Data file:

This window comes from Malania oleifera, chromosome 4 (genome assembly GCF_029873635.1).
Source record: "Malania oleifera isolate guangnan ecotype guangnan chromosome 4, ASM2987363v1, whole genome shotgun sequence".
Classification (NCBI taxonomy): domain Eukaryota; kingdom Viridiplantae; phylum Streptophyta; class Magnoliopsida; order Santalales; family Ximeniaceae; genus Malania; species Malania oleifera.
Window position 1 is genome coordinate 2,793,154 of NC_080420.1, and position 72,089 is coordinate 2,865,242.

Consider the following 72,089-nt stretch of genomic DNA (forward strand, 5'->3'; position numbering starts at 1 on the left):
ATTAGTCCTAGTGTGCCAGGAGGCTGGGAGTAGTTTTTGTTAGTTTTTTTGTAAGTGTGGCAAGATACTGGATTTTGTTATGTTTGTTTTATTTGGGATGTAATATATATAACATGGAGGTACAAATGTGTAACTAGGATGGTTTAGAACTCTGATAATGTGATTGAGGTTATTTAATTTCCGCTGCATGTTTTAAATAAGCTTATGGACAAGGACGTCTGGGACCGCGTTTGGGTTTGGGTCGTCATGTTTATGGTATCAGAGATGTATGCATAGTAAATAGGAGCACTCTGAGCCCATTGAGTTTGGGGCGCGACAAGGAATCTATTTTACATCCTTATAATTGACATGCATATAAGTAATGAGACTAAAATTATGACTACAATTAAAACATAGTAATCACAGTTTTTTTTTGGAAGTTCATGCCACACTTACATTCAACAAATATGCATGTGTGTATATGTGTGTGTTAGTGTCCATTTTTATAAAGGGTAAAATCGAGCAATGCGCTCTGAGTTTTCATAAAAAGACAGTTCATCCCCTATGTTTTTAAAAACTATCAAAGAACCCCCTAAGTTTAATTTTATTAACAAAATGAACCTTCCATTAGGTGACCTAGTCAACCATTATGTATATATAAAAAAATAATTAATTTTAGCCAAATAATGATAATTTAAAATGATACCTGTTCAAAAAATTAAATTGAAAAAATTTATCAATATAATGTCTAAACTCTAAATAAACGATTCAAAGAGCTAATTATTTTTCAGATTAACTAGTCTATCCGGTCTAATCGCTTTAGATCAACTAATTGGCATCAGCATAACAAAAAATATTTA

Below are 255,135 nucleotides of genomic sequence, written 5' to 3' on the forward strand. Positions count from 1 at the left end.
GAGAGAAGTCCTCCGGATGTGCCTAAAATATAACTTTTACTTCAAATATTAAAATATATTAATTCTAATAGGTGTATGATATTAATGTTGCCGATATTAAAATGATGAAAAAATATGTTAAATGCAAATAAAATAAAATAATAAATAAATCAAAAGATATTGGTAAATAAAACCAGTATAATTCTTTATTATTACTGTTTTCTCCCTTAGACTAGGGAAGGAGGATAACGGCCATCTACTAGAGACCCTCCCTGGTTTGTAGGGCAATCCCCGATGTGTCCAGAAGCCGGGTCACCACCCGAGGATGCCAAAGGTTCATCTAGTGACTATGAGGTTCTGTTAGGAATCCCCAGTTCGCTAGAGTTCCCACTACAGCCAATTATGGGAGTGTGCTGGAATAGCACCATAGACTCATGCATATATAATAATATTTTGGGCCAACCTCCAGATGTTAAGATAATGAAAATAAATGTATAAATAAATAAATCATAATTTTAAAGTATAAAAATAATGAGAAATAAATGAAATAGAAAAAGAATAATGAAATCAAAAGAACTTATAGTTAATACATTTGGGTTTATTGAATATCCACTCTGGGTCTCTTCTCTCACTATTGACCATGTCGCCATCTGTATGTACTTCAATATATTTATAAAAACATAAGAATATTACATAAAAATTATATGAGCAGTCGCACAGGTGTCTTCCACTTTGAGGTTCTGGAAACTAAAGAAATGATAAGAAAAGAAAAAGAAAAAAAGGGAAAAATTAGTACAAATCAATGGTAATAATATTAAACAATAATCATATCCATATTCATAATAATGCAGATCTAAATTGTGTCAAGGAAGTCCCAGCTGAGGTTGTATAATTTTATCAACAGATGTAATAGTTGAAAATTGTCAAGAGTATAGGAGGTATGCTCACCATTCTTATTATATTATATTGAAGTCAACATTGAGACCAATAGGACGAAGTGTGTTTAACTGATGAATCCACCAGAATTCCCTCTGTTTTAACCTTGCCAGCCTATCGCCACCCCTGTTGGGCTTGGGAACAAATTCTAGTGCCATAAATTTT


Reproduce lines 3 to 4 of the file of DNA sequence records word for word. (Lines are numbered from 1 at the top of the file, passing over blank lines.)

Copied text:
Classification (NCBI taxonomy): domain Eukaryota; kingdom Viridiplantae; phylum Streptophyta; class Magnoliopsida; order Santalales; family Ximeniaceae; genus Malania; species Malania oleifera.
Window position 1 is genome coordinate 2,793,154 of NC_080420.1, and position 72,089 is coordinate 2,865,242.